Saturday, June 14, 2008

14May2008 Old Fashioned Truths

When newer teachers refuse to even listen to how an experienced teacher does things or why, it can be frustrating. The colleges of education have so biased them against "old-fashioned" teachers, that they won't even consider tried-and-true methods unless it sounds super fun or flashy. Of course few of the tried-and-true methods are flashy, though some are fun once self-discipline is established. I would love to share the things I have gained both from my own experience and what has been shared with me from others. Unfortunately few are interested in taking the time.

Just one example: I have learned that P.E. can benefit academics in many ways. It can be a real incentive to get students to do the "work" part of learning, the part that can't be done away with and still really know, understand, and use that learning. P.E. can be used to discipline the mind, so that a student can think more clearly and logically. P.E. can develop the connections between the lobes of the brain. Dance, such as square dancing, develops rhythm and an ability to do complex thinking that translates to the academics.

Unfortunately many people (including many educators) want what they want and do not want to be bothered with facts, good research, or logic. They have "itching ears" that are attracted to flashy "experts" that tell them what they want to hear. If they don't want to be bothered with P.E., for instance, it doesn't matter that good research shows that students will do better on tests, or whatever indicator is used, if they get more than 70 minutes of structured, organized P.E. per week. They don't want to be bothered with it, so it becomes low priority. They don't have to disagree with the facts. They just prioritize it as of low importance. And with all we have to do, if something becomes low priority, it doesn't get done.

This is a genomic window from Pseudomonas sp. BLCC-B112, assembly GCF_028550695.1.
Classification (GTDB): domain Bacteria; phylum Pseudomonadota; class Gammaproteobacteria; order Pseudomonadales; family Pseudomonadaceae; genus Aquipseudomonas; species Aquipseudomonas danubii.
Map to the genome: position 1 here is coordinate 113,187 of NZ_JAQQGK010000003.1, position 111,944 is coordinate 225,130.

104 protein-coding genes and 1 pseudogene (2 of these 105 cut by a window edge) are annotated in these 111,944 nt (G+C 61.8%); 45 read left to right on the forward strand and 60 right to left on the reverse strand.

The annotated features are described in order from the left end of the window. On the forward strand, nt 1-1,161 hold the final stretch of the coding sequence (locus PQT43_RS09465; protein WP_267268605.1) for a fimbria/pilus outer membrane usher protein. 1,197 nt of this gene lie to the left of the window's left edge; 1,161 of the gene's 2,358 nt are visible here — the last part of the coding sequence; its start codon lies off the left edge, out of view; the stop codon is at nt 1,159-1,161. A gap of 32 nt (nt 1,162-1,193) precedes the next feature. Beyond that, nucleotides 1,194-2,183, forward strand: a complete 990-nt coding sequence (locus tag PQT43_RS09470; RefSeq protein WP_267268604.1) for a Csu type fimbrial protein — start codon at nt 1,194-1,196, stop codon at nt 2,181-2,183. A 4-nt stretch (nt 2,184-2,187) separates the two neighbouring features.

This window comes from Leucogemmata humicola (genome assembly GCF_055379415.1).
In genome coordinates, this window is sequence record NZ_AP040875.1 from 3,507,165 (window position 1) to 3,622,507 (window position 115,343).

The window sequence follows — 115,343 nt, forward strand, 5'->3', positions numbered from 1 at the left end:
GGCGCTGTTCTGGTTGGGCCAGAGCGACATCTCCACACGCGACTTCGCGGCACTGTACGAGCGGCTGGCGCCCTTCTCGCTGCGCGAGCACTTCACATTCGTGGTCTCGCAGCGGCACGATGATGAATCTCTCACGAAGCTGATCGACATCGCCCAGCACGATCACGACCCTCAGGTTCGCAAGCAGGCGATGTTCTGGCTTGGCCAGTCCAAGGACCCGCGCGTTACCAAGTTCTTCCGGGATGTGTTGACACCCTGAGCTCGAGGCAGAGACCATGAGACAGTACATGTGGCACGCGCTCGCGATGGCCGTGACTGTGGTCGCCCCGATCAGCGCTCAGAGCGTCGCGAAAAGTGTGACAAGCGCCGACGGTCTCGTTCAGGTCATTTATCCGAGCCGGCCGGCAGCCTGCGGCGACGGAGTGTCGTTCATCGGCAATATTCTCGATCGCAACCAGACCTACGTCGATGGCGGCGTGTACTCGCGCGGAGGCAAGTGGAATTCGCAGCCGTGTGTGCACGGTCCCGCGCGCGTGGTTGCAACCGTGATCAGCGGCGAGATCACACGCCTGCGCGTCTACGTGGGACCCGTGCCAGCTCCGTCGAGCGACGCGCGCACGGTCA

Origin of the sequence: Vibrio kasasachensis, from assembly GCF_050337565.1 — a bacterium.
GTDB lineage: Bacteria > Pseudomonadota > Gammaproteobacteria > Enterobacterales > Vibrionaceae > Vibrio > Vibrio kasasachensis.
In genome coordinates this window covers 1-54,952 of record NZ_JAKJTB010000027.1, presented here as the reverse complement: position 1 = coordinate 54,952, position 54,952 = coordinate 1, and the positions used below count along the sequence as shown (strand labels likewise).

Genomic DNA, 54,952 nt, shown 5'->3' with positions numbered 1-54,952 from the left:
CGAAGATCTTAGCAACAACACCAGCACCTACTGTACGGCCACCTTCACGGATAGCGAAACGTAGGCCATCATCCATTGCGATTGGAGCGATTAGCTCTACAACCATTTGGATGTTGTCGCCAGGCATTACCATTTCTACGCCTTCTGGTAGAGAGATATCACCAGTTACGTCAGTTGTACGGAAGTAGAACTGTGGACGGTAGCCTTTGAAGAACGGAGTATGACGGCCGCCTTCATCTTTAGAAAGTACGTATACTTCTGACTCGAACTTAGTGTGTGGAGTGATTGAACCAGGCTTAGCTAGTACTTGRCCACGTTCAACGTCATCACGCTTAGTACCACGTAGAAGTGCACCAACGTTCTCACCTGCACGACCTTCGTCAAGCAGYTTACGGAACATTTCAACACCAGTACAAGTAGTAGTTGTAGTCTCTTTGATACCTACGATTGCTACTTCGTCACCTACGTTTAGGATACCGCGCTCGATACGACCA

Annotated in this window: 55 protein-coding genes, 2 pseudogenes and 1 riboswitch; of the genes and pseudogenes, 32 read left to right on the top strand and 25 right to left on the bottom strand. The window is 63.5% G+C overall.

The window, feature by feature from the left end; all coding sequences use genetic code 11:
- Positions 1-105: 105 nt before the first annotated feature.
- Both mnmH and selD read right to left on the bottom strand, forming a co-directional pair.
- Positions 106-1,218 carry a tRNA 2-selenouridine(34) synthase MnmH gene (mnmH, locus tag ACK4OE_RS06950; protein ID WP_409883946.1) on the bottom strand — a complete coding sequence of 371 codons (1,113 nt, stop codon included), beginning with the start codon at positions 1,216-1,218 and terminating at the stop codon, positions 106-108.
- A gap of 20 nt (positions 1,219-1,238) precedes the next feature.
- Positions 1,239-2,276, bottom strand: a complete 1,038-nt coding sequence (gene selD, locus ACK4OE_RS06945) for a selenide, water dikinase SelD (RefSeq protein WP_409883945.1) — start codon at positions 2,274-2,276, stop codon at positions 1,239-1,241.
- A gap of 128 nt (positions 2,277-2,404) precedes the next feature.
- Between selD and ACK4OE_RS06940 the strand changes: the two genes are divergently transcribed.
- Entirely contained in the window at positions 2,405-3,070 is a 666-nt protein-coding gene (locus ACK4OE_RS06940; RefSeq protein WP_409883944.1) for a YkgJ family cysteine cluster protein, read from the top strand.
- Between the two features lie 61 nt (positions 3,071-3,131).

If some teaching method appears to be repetitious, many teachers discard it based on the constructivist inferences taught in their teacher prep courses. It is labeled as busy-work, low-level thinking, or worse -- "rote memorization" (the ultimate condemnation!). It doesn't matter whether it builds proficiency or develops the mental discipline necessary to truly understand a particular topic or subject. Of course it is possible to give assignments that truly are a waste of time. Many constructivist activities like "authentic" projects have a great deal of wasteful activities associated with them, such as much cutting and pasting and lots of counting. On the other hand activities like long division, labeled unnecessary in the calculator-age by constructivists, develop the mental discipline to follow-through and get accurate solutions consistently. This actually enhances a student's ability to gain the deeper understandings in math and other subjects in the long run as well.